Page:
Corfu cuisine

Corfu cuisine: a gastronomic paradise full of character!

If it is true that the culture of a place is reflected in its cuisine, then Corfiot cuisine with its unique character is absolute proof!

The culture of Corfu is so distinctive you can feel it in the air, let alone in the aromas and flavours of its cuisine. With strong traces of Venetian influence due to Corfu’s 411 years as a Venetian protectorate, Corfiot cuisine offers locals and visitors alike a singular dining experience.

Corfiots love strong, rich flavours and intense aromas and colours prevail in their cosmopolitan dishes. In general, Corfu’s cuisine expresses the love of its people for the joy of life. This joy shines through in their dishes and is tasted and appreciated by visitors to the island.


The basic ingredients in Corfu cuisine.

The Corfiot cuisine is distinguished by refinement and authenticity without being luxurious or complex. It makes use of the seasonal goods of nature, such as the abundant native herbs, vegetables, onions, garlic, fish and to a lesser extent meat, wine, oil and vinegar. The Corfiots have been producing wine since the time of Homer. When much of the vineyards were destroyed by the Turkish raids of the 16th century, the Venetian patrons of the island planted thousands of olive roots all over the island. The result is the vast Corfiot olive grove and the abundant production of pure virgin olive oil to this day.

Something else abundantly used in Corfiot cuisine are the spices that the Venetians traded from the Eastern countries to the Western world at that time.


Corfu, because of its history and natural environment, has evolved over the centuries into an true gastronomic paradise of Mediterranean cuisine.  Due to the Venetian influence many of the Corfiot specialities still have Italian names, with Sofrito, Savoro, Bianco and Pastitsada being the most popular!

Pastitsada, queen of dishes

All of the above and many other dishes of Corfiot cuisine are excellent and unforgettable to anyone who tries them.  However, Pastitsada is the undisputed queen of Corfiot recipes!

The recipe is a topic of dissension between Corfiots and many battles have been fought for the sake of Pastitsada!

Half of the Corfiots claim that it is cooked without tomatoes, the other half with tomatoes. Half of the families boil the pasta in the sauce, the other half just stir it in. Half prefer to cook it with rooster, half with beef.

Everyone agrees, however, on the most important element that sets it apart from any other dishes of Mediterranean cuisine: its spices!

Pastitsada is cooked with a mixture of many spices. This spice mixture is called spetseriko by the locals.  Until a few years ago, most families and professional chefs obtained it from Carmela Deleonardou’s historic pharmacy in the centre of town. After the owner’s death, the pharmacy closed and took with it the secret of the proportions of the famous spetseriko.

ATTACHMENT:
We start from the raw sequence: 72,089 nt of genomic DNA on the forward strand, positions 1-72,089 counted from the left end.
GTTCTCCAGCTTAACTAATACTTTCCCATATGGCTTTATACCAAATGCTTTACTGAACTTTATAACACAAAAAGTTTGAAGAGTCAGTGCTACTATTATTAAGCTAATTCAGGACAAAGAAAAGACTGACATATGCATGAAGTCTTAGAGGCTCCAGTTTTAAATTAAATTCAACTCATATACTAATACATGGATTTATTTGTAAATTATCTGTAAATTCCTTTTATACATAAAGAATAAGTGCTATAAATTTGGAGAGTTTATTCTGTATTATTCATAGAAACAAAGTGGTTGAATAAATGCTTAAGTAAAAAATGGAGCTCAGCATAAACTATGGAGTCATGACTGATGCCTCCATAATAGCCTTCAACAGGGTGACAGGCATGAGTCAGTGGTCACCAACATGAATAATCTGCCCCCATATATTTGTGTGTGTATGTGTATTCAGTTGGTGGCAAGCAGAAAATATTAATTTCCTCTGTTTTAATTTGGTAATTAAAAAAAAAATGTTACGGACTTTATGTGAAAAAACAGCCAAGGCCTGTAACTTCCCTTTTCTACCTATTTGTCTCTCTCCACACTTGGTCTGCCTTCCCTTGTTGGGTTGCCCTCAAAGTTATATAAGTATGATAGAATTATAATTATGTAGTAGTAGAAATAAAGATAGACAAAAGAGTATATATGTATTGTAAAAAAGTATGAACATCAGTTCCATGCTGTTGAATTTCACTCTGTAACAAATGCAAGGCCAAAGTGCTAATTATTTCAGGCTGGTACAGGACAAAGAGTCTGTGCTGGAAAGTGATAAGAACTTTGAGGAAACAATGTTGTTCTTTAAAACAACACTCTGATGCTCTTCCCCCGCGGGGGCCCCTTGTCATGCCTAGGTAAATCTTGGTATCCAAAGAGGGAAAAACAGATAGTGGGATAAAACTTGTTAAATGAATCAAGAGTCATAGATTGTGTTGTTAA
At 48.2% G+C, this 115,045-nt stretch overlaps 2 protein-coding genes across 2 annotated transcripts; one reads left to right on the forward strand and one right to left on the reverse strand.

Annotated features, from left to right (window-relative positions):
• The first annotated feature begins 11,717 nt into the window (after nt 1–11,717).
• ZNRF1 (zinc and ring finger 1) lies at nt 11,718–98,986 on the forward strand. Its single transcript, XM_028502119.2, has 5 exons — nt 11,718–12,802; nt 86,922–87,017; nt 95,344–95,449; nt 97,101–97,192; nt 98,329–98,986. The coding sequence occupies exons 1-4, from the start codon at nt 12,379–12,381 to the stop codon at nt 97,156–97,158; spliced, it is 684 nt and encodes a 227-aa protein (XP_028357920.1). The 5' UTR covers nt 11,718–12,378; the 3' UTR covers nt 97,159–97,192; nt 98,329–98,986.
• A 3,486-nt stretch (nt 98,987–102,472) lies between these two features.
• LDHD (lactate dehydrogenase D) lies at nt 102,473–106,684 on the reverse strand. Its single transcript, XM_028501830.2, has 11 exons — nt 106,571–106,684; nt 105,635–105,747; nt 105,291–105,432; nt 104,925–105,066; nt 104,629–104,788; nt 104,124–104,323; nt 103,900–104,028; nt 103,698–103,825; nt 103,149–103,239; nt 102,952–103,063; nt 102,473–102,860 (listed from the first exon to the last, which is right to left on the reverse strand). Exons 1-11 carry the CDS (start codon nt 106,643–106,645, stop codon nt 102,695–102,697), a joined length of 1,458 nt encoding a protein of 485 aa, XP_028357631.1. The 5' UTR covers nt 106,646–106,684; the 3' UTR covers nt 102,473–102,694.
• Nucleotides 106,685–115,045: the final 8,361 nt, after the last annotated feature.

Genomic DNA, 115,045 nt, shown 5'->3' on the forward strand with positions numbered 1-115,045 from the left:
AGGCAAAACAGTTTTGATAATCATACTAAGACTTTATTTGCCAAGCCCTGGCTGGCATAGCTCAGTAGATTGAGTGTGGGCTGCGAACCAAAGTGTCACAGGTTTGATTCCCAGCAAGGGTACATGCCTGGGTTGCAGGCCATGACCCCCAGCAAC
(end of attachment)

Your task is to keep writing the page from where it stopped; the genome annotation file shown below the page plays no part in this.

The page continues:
Along with spetseriko, however, the way the Pastitsada is cooked is very important: slowly, in a specific order and with patience.

In the dining room of Nostos Food Hall, we cook fresh Greek and Mediterranean dishes every day and Pastitsada is the queen here too.  To prepare and serve it authentically, we trusted our favorite cook XXXXX who learned the recipe from her mother, who learned it from her mother and so on down through history to reveal the recipe to us:


Ingredients for 4 people:

1,200 g rooster or beef

1 packet of coarse pasta for Pastitsio

2-3 large onions, finely chopped

2-3 cloves of garlic

1 cup of wine

1 cup of extra virgin olive oil

1/3 cup of good vinegar

2 tablespoons of tomato paste

Spices: ½ tsp cinnamon, ½ tsp allspice, ½ tsp hot red pepper, 2 tsp sweet red pepper, ¼ tsp cumin, ¼ tsp black pepper, 3-4 cloves, ¼ tsp nutmeg, 2 bay leaves.

½ teaspoon sugar



Firstly brown the meat in oil. Remove and brown the onion, garlic and bay leaf. Add the meat and spices, stir for 2 minutes and add the wine and vinegar. Add the sugar and tomato paste and reduce the heat to 3 to 4 (maximum 9).

Cook the meat, shaking the pot occasionally, for about an hour and a half with the lid off. Be careful not to let it dry out. You may need to lower the heat further or add a little more wine.

When it’s almost done, boil your pasta in plenty of salted water. Remove the meat from the pot onto a platter.  Three minutes before the pasta is ready, using tongs add the pasta into the sauce. Stir the pasta and finish cooking it in the sauce.

Serve with the meat and grated hard cheese.

We suggest that you accompany your Pastitsada with a red wine of the Syrah or Cabernet variety to bring out the rich flavor of the spices, your homemade Spetseriko!